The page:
I’ve worked with enough high level professionals to know that even the best of them get the imposter syndrome monster rearing its ugly head at the worst possible moment. I was lucky enough to have a smart and supportive partner who gave me a pep talk to put that monster back in its place when I wanted to say no to that interview. And I replayed his words in my head as I was waiting for the call, doing my belly breathing.

You know more than you think. So put that monster back under the bed. If you can’t get it back in its place yourself, surround yourself with people who believe in you. Do whatever you need to do to ignore it. Breathing from the belly, not the chest, helps.

So the next time you’re invited to step up to the microphone and speak publicly, do it.

Say yes. Make a simple plan. Breathe and believe.

These three steps work. Be diligent, trust them, and you’ll trust yourself.

Now, off to your arenas everyone. Maybe take a second to dust if you have time.

“Unaccented English.” Compliment or Insult?

Yesterday Canada’s Minister for Multiculturalism, Jason Kenney, deleted a tweet that had him praising a young Syrian refugee for his unaccented English.  Kenney got into some hot water for the comment.  But did he deserve it?  Clearly Mr. Kenney thought it was a compliment to acknowledge that this boy had learned English so perfectly so quickly (within a year of arriving in Canada, as reported).  It is impressive!  Just as I’m impressed that my anglophone kids come out of French Immersion Kindergarten in their Quebec school with what sounds to me like perfect unaccented French.  I mean it’s amazing!  I had to work on improving my French accent for years and they get it in one year?  WOW!

Except, that’s simply how our brains work.  There is evidence of a critical period in language development when we are able to learn a new language more easily, and if that’s done before puberty (or thereabouts, research suggests), well then we have a fighting chance at speaking that language without an accent.  Learning a new language after that critical period?  Fat chance.  Now, it is possible to sound less accented, to speak more clearly, to learn ways to make you easier to understand if you learn a language later in life.  Just ask my clients. But it takes focused work (see Accent Reduction).  A goal of “unaccented” speech is too lofty for most adults.  So for us, it does seem truly admirable that someone could sound unaccented within a year of learning the language.  Except that’s what kids do.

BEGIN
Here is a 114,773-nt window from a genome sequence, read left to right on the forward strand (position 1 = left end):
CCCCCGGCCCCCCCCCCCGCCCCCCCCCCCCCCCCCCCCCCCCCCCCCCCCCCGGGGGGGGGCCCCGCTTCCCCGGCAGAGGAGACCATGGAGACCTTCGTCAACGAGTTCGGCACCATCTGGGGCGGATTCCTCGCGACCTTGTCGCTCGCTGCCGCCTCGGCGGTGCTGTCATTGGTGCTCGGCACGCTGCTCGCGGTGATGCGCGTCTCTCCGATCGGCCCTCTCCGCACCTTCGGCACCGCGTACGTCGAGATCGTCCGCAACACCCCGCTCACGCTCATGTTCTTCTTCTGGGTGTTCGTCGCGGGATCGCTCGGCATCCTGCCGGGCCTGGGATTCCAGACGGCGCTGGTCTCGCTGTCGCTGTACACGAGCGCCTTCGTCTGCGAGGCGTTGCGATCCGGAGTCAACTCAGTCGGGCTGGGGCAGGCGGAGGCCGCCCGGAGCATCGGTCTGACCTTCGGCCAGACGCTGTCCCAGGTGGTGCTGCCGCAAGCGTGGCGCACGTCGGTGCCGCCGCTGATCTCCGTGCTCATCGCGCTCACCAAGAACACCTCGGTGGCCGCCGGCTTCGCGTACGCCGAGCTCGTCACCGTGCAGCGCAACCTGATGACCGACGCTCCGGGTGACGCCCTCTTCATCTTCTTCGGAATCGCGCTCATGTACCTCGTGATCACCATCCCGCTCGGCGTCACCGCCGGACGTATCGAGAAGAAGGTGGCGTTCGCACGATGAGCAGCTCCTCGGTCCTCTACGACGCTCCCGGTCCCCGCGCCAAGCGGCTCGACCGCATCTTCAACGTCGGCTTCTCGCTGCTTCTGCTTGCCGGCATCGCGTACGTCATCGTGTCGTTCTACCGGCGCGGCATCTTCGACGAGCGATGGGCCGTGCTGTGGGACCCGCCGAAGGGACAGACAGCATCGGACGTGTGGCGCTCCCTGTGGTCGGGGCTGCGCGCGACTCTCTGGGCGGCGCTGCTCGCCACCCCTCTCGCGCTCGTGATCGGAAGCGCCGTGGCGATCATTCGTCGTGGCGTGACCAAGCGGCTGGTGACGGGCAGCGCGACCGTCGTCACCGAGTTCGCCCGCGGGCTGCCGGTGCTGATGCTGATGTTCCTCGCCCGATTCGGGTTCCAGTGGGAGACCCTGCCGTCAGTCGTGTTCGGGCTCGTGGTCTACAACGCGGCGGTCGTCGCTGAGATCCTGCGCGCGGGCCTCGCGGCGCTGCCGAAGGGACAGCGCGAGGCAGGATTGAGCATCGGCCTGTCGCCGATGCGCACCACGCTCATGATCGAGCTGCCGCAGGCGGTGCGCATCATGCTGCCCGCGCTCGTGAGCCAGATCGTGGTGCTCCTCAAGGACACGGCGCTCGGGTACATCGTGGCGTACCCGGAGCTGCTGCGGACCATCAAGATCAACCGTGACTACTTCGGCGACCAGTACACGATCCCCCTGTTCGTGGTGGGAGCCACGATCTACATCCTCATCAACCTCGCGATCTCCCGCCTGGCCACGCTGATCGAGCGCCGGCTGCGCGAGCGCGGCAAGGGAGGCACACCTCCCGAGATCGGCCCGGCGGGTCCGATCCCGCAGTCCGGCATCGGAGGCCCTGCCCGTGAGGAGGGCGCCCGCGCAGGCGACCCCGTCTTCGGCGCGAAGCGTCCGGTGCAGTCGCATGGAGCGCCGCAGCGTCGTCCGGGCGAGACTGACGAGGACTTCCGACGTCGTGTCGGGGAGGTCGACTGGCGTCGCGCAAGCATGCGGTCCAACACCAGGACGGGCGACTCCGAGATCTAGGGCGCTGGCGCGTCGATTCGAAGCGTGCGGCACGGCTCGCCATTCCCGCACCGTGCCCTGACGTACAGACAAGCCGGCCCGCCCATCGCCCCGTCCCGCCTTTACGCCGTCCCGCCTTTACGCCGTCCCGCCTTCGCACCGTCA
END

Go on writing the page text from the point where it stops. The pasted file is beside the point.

So should we be offended by Jason Kenney’s tweet?

Well, I plan on asking my clients this question for the rest of this week.

I suspect their responses will vary.  Clients come to me from different places (literally and figuratively).  They are not a homogeneous collection of accented speakers.

So I’ll wait and hear what they have to say.  In their beautifully accented English.

 

UPDATE:

Not one of my clients was offended.  At all.

Granted, they are not a good control group.  These clients have come to me to work on their speech, their accents.  They recognize that sometimes their message isn’t getting to their listeners very easily, and they are open to changing their delivery.  Still, not an ounce of offence taken by that tweet.  Just disappointment that they had already gone through puberty, so it’s not as easy for them.

Well, the same could be said for just about every aspect of life.  It all gets a lot harder after puberty, doesn’t it?

One thing to keep in mind with such comments, though, is the context and the source.  If someone with a bias or prejudice against immigrants makes such a statement, then we may well be offended by their praising someone’s unaccented English.  But Jason Kenney was the Minister of Multiculturalism.  So I’m sure he only meant it as a compliment.   That’s what my clients think, and here they are the experts.